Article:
Project Management

Agility in a Nutshell Webinar Q&A

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Peter Monkhouse
Joanna Tivig

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Welcome to the Product Ownership blog!



On June 17th, Joanna and I held a Webinar on projectmanagement.com titled Agility in a Nut Shell. If you want to listen to the webinar click here.

Thank you to all those who asked questions on the live webinar. We were able to answer many of the questions, but unfortunately, we run out of time to answer all the questions. In this post, we are providing written responses to those questions that we did not answer during the webinar. If you have any further questions, please contact us. Thank you for your support and great questions and comments.

Q: In my office, we work with scrum methodology (agile) to organize our activities, responsibilities, scope and teams for example, but sometimes we end up using waterfall documents and techniques to register meetings, address risk and so on. How valid is this mix of methodologies? Is it better to use one or another?

A: In general, it is better to use one or the other. However, you need to take into account the culture of the organization, the team’s preference and what is best for the customer. PMI and others have recognized there is a hybrid approach to project management, looks like you are doing an example of this. But it should be one stage to getting to a ‘one methodology’ approach

Q: That was my point from my previous question, change for change’s sake is not agility, correct?

A: Correct. Organizations need to select the approach to deliver products that will give them the best chance of success. You should never change just to change.

Q: How do you reduce requirements chaos during agile project management?

A: In our experience, requirements chaos is greater on traditional waterfall projects! In the case of agile, you need to ensure that all new requirements are added to the product backlog, not the sprint backlog, and you are rigorous in your sprint planning at the start of each sprint.

Q: What if the business is agile but aggressive with constant change and the implementation team is having a hard time keeping up?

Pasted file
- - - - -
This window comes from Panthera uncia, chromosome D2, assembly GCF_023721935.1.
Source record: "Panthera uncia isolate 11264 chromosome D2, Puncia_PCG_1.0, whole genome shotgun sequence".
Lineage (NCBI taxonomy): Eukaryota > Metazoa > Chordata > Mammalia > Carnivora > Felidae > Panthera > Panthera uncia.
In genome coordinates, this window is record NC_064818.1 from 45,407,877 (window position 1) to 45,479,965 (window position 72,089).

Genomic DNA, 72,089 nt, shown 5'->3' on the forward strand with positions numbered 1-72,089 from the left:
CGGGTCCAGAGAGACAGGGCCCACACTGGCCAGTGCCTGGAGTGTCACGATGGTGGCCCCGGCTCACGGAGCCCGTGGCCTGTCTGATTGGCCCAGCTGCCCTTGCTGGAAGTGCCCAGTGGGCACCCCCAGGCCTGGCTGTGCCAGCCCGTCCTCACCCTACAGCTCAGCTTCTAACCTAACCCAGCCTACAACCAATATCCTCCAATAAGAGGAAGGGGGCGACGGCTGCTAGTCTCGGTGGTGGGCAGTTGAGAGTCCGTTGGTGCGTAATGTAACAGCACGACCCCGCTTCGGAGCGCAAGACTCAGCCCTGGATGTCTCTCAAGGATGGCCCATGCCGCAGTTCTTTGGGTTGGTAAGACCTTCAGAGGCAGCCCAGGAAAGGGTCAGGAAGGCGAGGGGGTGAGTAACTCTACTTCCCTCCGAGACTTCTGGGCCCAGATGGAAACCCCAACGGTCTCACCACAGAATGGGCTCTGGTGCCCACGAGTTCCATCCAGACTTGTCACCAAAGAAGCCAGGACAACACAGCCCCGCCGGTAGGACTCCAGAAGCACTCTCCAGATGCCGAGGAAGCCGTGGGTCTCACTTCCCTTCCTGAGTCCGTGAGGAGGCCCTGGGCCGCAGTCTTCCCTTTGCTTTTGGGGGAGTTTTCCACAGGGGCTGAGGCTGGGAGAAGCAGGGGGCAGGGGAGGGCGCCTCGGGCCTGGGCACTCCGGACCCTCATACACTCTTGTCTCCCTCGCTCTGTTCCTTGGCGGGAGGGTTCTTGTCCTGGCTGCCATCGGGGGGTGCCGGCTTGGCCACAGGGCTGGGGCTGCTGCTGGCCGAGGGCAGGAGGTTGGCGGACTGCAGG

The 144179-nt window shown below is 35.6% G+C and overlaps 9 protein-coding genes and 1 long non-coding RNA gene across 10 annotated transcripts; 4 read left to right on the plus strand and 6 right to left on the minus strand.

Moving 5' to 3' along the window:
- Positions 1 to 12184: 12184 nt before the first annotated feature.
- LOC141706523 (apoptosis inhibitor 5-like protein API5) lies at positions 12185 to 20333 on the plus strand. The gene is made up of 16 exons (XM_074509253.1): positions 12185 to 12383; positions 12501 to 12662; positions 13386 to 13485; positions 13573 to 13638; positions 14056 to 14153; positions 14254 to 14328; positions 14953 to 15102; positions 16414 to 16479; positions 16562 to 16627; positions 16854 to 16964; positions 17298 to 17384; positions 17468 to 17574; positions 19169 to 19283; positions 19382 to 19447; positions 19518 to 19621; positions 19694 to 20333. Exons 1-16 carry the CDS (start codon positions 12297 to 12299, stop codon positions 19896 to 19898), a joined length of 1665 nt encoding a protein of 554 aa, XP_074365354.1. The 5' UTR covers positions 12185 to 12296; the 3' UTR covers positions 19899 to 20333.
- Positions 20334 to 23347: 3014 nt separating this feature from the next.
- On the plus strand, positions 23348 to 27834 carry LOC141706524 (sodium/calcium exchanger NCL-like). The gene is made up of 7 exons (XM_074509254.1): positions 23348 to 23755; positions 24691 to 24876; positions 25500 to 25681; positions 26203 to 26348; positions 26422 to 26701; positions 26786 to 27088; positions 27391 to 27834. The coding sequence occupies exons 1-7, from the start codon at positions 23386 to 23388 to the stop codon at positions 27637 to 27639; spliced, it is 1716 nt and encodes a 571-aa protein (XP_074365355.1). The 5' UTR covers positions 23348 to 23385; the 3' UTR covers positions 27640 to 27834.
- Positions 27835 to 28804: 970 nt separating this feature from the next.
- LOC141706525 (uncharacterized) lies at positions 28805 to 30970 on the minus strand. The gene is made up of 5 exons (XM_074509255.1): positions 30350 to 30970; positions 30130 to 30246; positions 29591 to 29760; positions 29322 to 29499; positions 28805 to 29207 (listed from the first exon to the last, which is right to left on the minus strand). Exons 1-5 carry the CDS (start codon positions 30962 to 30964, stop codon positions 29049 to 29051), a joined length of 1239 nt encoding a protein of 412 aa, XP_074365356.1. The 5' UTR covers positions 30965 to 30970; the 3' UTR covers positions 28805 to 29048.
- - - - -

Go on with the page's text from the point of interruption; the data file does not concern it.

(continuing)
A: Good question. This is hard to answer without knowing more information. One suggestion is to use shorter sprints for the implementation team to have small pieces. Also, remember there needs to be a partnership and the concept of one team working together towards a goal.

Q: Any suggestions on how to virtually storyboard

A: Using a video conference and sharing a tool like Mural, Miro, Jamboard or Microsoft Teams, you can set up the storyboard (templates are available for some of these tools). Start with personas, identify high-level features or epics and then user stories. Remember to define the MVP as part of the next steps. A great book to read – User story mapping, by Jeff Patton

Q: Can you suggest any reading references that help an organization move from command and control leadership to servant leadership.

A: Good questions, this is all about changing the culture. You may want to look at the information on www.brightline.com and read Turn the Ship Around! By L. David Marquet and Team of Teams by General Stanley McChrystal.

Q: Would you agree that agile is simply software developed for businesses and agility reflects the ability of a business as a whole to respond quickly to changes, particularly external.

A: No, as mentioned in the webinar, we are talking about agility, not the agile methodology. All organizations need to be able to adapt to changes. Having agility, where you can adapt to change is important for all organizations. In terms of the agile methodology, I believe agile should be used in any section when appropriate. In particular, when the scope is not clear and cannot be defined.